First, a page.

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As I prepare to once again teach a graduate seminar in integrated marketing communication I am reminded of my ongoing challenge to make sure that these advanced students go out into our profession fully prepared to be “proactive” professionals.

In the past, many of my graduate students come to my seminars from jobs where they are assumed to be reactive tactics experts. Managers come to them when they want to get out a press release, or need a new brochure, or want to produce a video, or promote a special event. New communication  practitioners find themselves in the role of taking orders for products.They constantly hear: “Here is what I want, when can I have it.”

My challenge always is to show my students the potential for being able to counsel managers, and eventually senior executives, about new and powerful possibilities. Indeed, experienced thinkers in our profession have the power through strategic communication tools and integrated marketing processes to literally transform organizations with their planning advice. I must show them how this works, but then also teach them the political skills essential for getting themselves in a position to function on this higher level.

The implementation steps are really simple: (1) Clarify the organization’s competitive advantage, usually referred to as “big idea” or unique brand identity. (2) Use ongoing group processes to get a critical mass of internal managers and staff “on the same page” with regard to this positioning messaging. (3) Use multi-platform communication tactics simultaneously, and select them based on researched media preference of each target market. (4) Influence management presentations by preparing talking points and offering speechwriting services. (5) And focus on high visibility initiatives, based on immediate opportunities, and implemented using carefully formed action teams.

With this understanding of the power of the profession mastered, the challenge now becomes how to use political savvy and strategies to get into a position of being able to use what we know. This involves having a “teaching plan” in mind  to help others understand our potential. It also involves imagining how to accomplish this “teaching” one step at a time– in one-on-one interviews, in regular meetings, and in other groups we can form for this purpose. And finally, it involves understanding the simple basics of grassroots politics, and how they apply to organizations.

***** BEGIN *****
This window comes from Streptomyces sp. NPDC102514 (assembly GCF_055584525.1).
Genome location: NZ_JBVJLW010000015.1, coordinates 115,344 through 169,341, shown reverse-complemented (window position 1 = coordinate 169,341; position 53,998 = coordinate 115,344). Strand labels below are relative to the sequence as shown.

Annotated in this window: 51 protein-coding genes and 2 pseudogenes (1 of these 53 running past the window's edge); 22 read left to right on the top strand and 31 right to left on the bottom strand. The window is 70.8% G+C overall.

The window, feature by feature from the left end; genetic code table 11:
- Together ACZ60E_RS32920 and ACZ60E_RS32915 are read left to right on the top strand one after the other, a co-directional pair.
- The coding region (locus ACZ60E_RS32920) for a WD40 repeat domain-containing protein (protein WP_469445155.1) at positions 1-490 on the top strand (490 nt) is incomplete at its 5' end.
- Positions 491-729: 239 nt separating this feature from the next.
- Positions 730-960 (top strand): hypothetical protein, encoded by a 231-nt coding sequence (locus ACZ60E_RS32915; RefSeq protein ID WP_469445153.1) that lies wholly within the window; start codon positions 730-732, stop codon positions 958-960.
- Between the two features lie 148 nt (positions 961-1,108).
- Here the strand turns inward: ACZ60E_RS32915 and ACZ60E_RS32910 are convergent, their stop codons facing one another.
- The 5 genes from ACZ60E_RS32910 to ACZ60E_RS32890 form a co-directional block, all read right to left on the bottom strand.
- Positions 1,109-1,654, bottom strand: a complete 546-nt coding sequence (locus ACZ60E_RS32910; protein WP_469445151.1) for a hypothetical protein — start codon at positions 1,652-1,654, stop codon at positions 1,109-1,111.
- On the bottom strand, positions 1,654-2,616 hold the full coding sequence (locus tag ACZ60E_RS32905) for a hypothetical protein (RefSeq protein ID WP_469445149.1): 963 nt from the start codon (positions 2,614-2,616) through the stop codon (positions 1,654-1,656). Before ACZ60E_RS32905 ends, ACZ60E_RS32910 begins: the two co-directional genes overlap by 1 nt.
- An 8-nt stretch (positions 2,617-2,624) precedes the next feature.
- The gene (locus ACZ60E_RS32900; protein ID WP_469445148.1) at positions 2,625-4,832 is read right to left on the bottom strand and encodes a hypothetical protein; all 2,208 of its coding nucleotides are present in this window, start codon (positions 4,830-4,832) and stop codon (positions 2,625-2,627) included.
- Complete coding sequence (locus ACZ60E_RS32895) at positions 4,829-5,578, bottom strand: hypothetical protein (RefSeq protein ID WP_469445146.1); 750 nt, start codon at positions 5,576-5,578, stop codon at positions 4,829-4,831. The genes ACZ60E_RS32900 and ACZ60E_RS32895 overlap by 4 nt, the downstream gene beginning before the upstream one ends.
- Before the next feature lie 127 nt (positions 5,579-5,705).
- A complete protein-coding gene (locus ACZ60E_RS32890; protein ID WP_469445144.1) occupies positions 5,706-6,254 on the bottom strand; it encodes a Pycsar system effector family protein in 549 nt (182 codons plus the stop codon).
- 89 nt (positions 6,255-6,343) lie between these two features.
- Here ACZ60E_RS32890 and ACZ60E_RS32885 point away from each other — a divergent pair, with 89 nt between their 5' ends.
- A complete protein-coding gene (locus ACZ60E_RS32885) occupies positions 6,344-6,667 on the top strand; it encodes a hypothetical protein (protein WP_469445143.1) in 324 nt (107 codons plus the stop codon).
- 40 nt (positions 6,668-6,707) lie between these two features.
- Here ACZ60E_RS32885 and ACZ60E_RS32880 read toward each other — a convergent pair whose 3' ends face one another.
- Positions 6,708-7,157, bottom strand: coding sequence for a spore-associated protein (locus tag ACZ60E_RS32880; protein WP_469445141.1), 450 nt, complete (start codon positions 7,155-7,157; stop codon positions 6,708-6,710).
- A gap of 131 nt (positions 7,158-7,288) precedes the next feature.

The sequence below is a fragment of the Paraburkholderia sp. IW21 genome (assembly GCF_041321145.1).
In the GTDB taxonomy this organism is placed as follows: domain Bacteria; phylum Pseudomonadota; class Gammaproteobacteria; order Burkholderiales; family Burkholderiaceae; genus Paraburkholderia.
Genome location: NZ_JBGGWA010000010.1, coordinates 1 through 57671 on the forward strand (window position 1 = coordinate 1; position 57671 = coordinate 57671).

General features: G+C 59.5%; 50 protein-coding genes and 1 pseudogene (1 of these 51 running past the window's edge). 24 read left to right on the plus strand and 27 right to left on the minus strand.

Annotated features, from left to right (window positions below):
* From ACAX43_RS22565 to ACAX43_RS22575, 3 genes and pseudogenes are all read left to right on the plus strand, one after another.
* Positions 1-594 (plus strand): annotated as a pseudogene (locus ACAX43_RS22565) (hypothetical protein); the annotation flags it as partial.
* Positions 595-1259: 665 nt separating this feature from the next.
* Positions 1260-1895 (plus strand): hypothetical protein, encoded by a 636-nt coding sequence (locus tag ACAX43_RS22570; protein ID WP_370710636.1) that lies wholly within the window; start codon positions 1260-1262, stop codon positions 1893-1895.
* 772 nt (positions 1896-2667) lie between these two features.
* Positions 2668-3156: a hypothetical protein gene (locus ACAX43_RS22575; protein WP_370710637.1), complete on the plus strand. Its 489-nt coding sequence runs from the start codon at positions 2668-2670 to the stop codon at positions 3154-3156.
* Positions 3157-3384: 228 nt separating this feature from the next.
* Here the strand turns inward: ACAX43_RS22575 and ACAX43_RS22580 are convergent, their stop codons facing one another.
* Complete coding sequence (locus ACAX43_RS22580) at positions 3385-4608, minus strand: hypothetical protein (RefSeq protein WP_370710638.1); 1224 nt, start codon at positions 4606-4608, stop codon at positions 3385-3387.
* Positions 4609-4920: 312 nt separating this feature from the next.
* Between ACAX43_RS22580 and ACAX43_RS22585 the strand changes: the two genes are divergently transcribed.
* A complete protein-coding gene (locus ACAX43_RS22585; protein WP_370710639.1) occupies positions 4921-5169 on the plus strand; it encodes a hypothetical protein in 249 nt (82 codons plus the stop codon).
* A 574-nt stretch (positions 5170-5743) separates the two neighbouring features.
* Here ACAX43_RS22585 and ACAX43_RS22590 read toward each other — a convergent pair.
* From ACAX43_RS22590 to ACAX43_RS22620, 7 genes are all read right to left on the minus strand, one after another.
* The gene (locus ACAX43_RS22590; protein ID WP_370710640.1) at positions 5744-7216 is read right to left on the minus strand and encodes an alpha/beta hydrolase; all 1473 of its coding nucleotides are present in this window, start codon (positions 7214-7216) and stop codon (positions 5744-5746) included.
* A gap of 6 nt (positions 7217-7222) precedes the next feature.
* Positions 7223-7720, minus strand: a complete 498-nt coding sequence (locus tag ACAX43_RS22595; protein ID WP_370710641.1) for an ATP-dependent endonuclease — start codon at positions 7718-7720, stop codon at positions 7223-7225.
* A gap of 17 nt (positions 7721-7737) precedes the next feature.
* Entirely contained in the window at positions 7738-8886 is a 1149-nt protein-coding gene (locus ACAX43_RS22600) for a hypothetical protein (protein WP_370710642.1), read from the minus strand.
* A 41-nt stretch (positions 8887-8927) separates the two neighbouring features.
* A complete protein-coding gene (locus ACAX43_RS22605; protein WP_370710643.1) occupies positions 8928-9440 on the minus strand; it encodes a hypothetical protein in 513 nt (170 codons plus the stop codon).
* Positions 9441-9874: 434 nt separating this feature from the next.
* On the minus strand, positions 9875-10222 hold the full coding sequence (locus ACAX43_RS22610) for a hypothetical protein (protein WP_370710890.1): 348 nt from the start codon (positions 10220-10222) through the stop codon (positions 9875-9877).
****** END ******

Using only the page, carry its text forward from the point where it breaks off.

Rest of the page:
This last topic, internal politics, is what we never seem to teach in typical academic programs, or even in professional development seminars. But, I have now come to think that it is actually the most imporant topic I can bring to these students.

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There has been much talk this year about how polarized US politics has become. The intensity of the situation has reminded me of why many universities ended their debate programs over the years.

Some institutions were concluding that while competitive debating taught students how to stick with an extreme position until the bitter end, argument to that extreme rarely if ever produced actionable conclusions. One could devise a way to score the competition, but the result was winners and losers based on a point scale, and not a framework for collaborative decision-making.

In my work, I have found that super intelligent people can chose to use their superior talent in one of two ways: They can use it to be more cleaver than the other person, thereby out-maneuvering their competition. Or, they can use it to find constructive ways to solve real problems. The result of the first approach is always a polarized environment where everything becomes a horse race with people taking sides, and the second approach is much more likely to enable teamwork and eventual progress.

The problem-solving approach requires learning the art of compromise. And while partisan politics may require clarifying ideology during campaigns, the business of governing requires frequent teamwork once the campaign is over. So what does learning the art of compromise require?

My experience suggests that compromise first requires a commitment to clarify and understand all the action possibilities. Teamwork requires a willingness to brainstorm ideas first, and then analyze the pros and cons of each alternative. It means having a predisposed willingness to follow the directions careful analysis dictate, and a fundamental belief that when a solution with more pros than cons is finally articulated, that a decision to act never has to be final. It can always be revised along the way based on actual experience.  

In other words, compromising to win means that you are able to see beyond what you gave up now to what can happen later on through experience and revision. And I believe this applies to finding revenue to offset a nation’s debt, as well as to important decision-making in organizations.